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Mark Roussin

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Summary

  • Berkshire Hathaway added another 5.79M shares in the company during Q2.
  • Well diversified portfolio with no tenant accounting for more than 2.8% of base rent.
  • Exposure to restaurants, health clubs, and theaters is a risk, but I am of the belief these sectors will adapt and return, albeit in different formats.
  • This idea was discussed in more depth with members of my private investing community, High Yield Landlord. Get started today »

STORE Capital (STOR) is once again making headlines for the same reason it made headlines a few years back, the GOAT, Warren Buffett, has once again increased his share count in this net-lease REIT. STOR has been a REIT that I have been not only excited about for some time having written about them on numerous occasions, but it is also one I am heavily invested in personally.

As I mentioned, STOR is a net-lease REIT which means they buy the property and lease the property to single tenants. The tenants are responsible for all the operating costs of the property, including:

Property Tax
Insurance
Maintenance

STORE Capital is built in a similar fashion to that of Realty Income Corporation (O), but due to Realty Income’s superb track record, STOR tends to slide into the shadows. Let me dive into more details about STORE Capital and why I believe they are a great portfolio to own for the next 20+ years.

The Making of STORE Capital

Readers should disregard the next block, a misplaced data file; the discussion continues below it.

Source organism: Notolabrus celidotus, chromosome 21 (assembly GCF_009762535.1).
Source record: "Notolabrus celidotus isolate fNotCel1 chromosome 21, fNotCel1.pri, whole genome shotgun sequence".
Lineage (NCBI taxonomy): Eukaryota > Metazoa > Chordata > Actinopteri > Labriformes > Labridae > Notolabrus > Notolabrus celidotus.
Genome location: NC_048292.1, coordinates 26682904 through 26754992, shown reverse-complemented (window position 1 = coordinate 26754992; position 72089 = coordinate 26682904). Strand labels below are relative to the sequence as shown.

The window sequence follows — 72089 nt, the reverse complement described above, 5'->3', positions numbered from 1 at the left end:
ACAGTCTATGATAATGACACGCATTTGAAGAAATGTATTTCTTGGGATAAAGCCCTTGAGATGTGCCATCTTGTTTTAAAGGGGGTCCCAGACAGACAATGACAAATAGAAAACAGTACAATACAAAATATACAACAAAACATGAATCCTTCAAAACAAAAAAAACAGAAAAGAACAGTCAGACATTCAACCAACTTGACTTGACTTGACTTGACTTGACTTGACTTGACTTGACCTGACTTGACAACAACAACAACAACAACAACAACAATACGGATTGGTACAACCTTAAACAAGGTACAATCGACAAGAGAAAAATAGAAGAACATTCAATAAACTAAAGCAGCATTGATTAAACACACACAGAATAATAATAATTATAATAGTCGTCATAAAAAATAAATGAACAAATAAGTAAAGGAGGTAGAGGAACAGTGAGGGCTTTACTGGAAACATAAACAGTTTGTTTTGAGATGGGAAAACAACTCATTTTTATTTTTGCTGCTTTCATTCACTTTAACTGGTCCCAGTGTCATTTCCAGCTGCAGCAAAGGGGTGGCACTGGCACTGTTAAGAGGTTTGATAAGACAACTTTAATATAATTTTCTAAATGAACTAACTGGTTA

STORE Capital was formed in 2011 by CEO Christopher Volk and was listed on the NYSE in 2014. The word STORE has a special meaning for the company as the acronym

Single
Tenant
Operational
Real
Estate

This is the second go-around for this leadership team as the first they took public, which was later bought by a private investor at a large profit.

As of Q2 ’20, the company leased 2,554 properties to 503 different tenants. Of the 503 tenants, 71% are of investment grade quality.

Source: Q2 Presentation

STOR is up 30% since going public in 2014, but it was up over 100% in February. The company has fallen a great deal due to the ongoing pandemic that has ravaged the US and the global economies.

Focus On Middle Market

A few of the areas that STOR has been able to differentiate themselves has been on their focus on middle-market America, which has limited sources to raise capital at favorable terms. As noted in the company’s Q2 investor presentation, the median tenant revenue is just $54 million, with 73% of STOR tenants having revenues exceeding $50 million.

Source: Q2 Presentation

Do not be misled by the middle-market strategy, as it does result in some higher risk; however, it is important to know that 71% of the company’s leased contracts are investment grade quality.

Here is a look at the company’s top 10 tenants.

Source: Q2 Presentation

No tenant accounts for more than 2.8% of base rent, which corroborates the fact that the company maintains a very diverse portfolio. Diversity amongst property types and tenants.

The company breaks out their customers into three segments: Service, Retail, and Manufacturing. Here is how the company portfolio is allocated based on segment.

Service: 65%
Retail: 18%
Manufacturing: 17%